Just off the highway to Rochester, Minnesota, Twilight bounds softly forth on the grass. And the eyes of those two Indian ponies Darken with kindness. They have come gladly out of the willows To welcome my friend and me. We step over the barbed wire into the pasture Where they have been grazing all day, alone. They ripple tensely, they can hardly contain their happiness That we have come. They bow shyly as wet swans. They love each other. There is no loneliness like theirs. At home once more, They begin munching the young tufts of spring in the darkness. I would like to hold the slenderer one in my arms, For she has walked over to me And nuzzled my left hand. She is black and white, And the light breeze moves me to caress her long ear That is delicate as the skin over a girl’s wrist. Suddenly I realize That if I stepped out of my body I would break Into blossom.
And I did blossom a bit as I stood outside the fence, admiring them, inhaling their equine essence, talking to them, promising to return with apples—something I’m pretty sure that I did the last time I was here. Because I’ve learned that it never hurts to show up with a sweet treat for a friend or four, especially our four-hooved friends.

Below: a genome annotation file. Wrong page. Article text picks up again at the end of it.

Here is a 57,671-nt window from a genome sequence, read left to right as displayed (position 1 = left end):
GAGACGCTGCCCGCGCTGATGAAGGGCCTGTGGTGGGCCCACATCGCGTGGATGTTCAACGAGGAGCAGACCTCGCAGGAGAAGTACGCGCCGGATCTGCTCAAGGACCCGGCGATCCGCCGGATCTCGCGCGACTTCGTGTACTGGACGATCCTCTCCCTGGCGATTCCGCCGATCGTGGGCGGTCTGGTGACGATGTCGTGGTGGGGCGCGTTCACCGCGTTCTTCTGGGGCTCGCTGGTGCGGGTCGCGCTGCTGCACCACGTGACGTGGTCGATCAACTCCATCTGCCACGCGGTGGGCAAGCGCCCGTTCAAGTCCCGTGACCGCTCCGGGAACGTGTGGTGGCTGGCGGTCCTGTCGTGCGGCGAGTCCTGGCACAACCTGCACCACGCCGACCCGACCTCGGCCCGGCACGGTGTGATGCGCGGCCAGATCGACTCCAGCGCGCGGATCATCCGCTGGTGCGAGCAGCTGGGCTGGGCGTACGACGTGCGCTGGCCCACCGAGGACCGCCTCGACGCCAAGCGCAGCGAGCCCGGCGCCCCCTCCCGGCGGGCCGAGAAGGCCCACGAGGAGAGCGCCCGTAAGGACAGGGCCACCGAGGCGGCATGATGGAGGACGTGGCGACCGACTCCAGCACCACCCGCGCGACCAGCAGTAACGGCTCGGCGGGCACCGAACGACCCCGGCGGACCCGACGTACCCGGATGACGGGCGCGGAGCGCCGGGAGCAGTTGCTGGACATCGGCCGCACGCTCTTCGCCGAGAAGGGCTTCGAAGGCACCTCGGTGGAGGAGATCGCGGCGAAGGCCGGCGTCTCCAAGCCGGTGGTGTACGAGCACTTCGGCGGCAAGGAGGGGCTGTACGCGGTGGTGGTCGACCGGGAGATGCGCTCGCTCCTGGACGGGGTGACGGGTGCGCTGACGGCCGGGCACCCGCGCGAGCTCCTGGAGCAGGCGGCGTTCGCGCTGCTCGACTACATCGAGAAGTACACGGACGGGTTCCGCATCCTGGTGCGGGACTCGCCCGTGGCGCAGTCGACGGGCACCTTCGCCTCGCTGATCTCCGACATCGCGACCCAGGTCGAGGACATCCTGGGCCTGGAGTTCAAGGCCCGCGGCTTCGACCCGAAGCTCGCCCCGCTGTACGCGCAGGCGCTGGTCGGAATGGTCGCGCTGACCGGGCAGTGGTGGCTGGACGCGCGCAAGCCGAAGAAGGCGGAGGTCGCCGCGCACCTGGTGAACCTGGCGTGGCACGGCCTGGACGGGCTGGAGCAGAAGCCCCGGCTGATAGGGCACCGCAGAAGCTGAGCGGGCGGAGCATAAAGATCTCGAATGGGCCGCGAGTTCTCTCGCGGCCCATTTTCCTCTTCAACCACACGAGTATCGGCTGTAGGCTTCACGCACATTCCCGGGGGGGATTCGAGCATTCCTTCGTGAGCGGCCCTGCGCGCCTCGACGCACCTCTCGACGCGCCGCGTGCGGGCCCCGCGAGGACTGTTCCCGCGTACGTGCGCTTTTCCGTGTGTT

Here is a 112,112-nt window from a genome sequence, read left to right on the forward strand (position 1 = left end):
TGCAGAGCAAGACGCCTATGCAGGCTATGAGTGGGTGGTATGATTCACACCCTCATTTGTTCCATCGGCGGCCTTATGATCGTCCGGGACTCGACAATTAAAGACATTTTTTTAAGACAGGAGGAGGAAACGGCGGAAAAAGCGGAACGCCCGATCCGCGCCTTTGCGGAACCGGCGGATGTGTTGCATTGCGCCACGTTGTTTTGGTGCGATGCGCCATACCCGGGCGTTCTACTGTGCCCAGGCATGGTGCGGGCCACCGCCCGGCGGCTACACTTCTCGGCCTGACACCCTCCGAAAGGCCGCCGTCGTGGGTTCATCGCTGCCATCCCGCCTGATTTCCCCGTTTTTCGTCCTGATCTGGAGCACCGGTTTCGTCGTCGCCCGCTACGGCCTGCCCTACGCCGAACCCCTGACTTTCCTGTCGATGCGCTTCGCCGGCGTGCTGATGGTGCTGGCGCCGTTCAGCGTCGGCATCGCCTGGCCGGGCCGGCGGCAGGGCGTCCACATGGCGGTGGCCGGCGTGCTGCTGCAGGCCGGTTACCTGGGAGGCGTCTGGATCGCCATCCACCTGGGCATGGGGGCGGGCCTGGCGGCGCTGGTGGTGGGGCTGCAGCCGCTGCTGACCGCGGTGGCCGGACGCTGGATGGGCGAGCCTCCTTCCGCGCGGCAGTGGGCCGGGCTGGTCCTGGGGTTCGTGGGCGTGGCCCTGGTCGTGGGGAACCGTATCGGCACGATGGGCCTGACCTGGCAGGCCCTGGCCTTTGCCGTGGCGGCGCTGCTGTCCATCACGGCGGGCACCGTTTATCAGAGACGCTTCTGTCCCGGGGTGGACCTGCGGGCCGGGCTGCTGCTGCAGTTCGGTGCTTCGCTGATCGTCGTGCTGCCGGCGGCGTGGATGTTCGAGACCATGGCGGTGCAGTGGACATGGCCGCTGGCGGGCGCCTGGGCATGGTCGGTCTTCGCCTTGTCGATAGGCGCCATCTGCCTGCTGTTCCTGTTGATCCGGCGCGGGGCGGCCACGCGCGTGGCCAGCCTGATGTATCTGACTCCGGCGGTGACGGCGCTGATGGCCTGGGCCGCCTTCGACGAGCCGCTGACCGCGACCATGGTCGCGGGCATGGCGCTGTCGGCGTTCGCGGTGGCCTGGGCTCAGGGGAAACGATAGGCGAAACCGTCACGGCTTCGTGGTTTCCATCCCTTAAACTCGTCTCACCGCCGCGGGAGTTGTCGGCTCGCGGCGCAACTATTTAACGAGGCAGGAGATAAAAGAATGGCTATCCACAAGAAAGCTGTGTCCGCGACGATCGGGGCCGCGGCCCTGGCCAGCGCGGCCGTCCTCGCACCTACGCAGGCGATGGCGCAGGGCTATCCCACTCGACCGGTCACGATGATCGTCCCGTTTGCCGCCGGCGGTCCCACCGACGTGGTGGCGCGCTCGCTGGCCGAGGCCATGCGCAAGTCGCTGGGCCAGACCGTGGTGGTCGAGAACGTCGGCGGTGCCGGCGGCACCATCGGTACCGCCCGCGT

How you know that you’re definitely a “senior”: When they give you a lifetime pass that says so.
Dick bought me a National Parks and Federal Recreation Lands Senior Pass (known between us as the Old Farts Park Pass), as I did for him when he turned 62. His pass (more poetically called the Golden Age Passport) cost $10 for life; mine cost $80. They increased the price for the first time in 2017 (after 23 years). Even so, still a bargain to enter all U.S. national parks and rec lands for the rest of my (hopefully long) life.
We got it at the Kilauea Lighthouse and Wildlife Refuge on Kauai, home to one of the prettiest views of a lighthouse (built in 1913) you ever did see.